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Recap / Stargate SG 1 S 5 E 12 Wormhole Xtreme

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Daniel: Well, that looked... familiar.
O'Neill: I don't see it.

The team track down Martin Lloyd after detecting a ship of similar design to his heading towards Earth. Unfortunately, it turns out that Martin has once again had his memories erased, and is now producing a television show called Wormhole X-Treme, which just so happens to be based around a very familiar premise and set of characters.

First appearance of Agent Malcolm Barrett. 100th Episode of the series.


"Wormhole X-Treme!" provides examples of the following tropes:

  • Afraid of Needles: Martin claims that needles make him feel "queasy" when Tanner gives him the antidote for the memory-loss drug.
  • Author Avatar: Martin mentions that the original story which eventually developed into Wormhole X-Treme featured a fifth member of the team; a "handsome, smooth-talking alien who was stranded on Earth when his crew deserted him". The producers made him cut that part out.
  • Beat: A twelve-second long one occurs when Yolanda, the actress playing the Carter Expy, asks why she doesn't fall through the floor when she's supposed to be out of phase.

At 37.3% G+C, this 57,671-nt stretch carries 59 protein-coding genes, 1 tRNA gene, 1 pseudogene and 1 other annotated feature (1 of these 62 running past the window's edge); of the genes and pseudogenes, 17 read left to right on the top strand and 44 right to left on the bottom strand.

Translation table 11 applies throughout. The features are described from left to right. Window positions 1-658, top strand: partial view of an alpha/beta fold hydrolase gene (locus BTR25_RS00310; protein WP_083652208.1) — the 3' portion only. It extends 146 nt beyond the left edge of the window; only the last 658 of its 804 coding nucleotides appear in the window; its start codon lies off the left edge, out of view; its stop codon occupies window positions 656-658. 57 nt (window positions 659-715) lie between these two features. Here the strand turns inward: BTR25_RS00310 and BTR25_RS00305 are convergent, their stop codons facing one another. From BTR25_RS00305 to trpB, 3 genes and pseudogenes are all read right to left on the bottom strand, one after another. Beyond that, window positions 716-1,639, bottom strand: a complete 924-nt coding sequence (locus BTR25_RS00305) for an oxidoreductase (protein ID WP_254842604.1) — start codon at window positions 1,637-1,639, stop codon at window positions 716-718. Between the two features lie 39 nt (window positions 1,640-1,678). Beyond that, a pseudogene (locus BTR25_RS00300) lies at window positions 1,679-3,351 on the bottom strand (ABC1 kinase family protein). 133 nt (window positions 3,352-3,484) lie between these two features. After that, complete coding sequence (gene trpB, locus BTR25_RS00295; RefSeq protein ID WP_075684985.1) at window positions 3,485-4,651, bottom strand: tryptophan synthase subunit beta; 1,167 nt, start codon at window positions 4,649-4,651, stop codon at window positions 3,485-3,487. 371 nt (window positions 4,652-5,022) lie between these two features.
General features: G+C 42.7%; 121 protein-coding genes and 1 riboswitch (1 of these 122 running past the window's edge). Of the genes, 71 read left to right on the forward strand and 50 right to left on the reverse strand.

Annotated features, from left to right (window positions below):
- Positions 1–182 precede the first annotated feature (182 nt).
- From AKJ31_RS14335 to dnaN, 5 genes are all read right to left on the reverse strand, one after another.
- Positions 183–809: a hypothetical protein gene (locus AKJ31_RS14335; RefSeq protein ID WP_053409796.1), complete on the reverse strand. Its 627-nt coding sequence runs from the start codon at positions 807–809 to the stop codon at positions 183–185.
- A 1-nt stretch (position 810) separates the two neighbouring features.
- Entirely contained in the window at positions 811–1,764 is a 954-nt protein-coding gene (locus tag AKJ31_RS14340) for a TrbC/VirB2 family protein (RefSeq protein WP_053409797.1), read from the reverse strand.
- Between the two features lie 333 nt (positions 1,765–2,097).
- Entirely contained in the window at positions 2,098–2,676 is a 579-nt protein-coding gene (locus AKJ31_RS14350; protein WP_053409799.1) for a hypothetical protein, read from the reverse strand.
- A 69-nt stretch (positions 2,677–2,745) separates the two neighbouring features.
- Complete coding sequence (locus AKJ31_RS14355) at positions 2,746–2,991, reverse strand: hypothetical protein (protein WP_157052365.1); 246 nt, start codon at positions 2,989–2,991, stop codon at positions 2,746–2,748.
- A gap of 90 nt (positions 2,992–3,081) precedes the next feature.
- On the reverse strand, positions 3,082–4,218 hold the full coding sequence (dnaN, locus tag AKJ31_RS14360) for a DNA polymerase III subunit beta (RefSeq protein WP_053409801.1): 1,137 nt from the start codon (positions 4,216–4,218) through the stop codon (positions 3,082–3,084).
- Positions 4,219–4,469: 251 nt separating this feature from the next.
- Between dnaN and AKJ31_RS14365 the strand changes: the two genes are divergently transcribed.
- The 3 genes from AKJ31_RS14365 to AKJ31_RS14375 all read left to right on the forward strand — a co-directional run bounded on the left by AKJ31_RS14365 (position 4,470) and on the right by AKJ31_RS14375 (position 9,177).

• Boldly Coming: The O'Neill Expy is apparently very into this
  • But Now I Must Go/I Choose to Stay: Tanner and his men leave Earth for good, while Martin decides to stay and pursue his new dream as a TV producer.
  • Call-Back:
  • Chekhov's Gunman: The props guy who has a brief conversation with Martin near the beginning of the episode later turns out to be working for the NID.
  • Continuity Nod: Martin still refers to Teal'c as "Murray", much to his dismay.
  • Dramatic Alien VTOL: Martin uses this for his closing scene as Tanner's ship takes off.
  • Fascinating Eyebrow: O'Neill witnesses the Teal'c Expy's actor getting some assistance in this department via a piece of string taped to his face.
  • Get a Hold of Yourself, Man!: O'Neill slaps Martin across the face when he starts babbling incoherently after Tanner gives him the antidote.
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  • Green-Skinned Space Babe: Gets a lampshade hung on it with a scantily-clad actress wandering around the set in green body-paint.
    Martin: Oh, they went with green...? Okay, well, it looks good.
  • Identity Amnesia: Martin once again has his memories of being from another planet removed, although it was self-inflicted this time.
  • It's What I Do: The O'Neill Expy apparently has this as his catchphrase.
  • Jurisdiction Friction: Agent Barrett locks Carter and Daniel out of the investigation, claiming that the NID has sole jurisdiction as they want to get their hands on Tanner's spaceship.
  • The Men in Black: Tanner sends Carter and Daniel to a warehouse filled with NID operatives, all of whom are wearing identical-looking black suits.
    Daniel: Please, Mr. Man in Black, don't pretend you don't know about the aliens.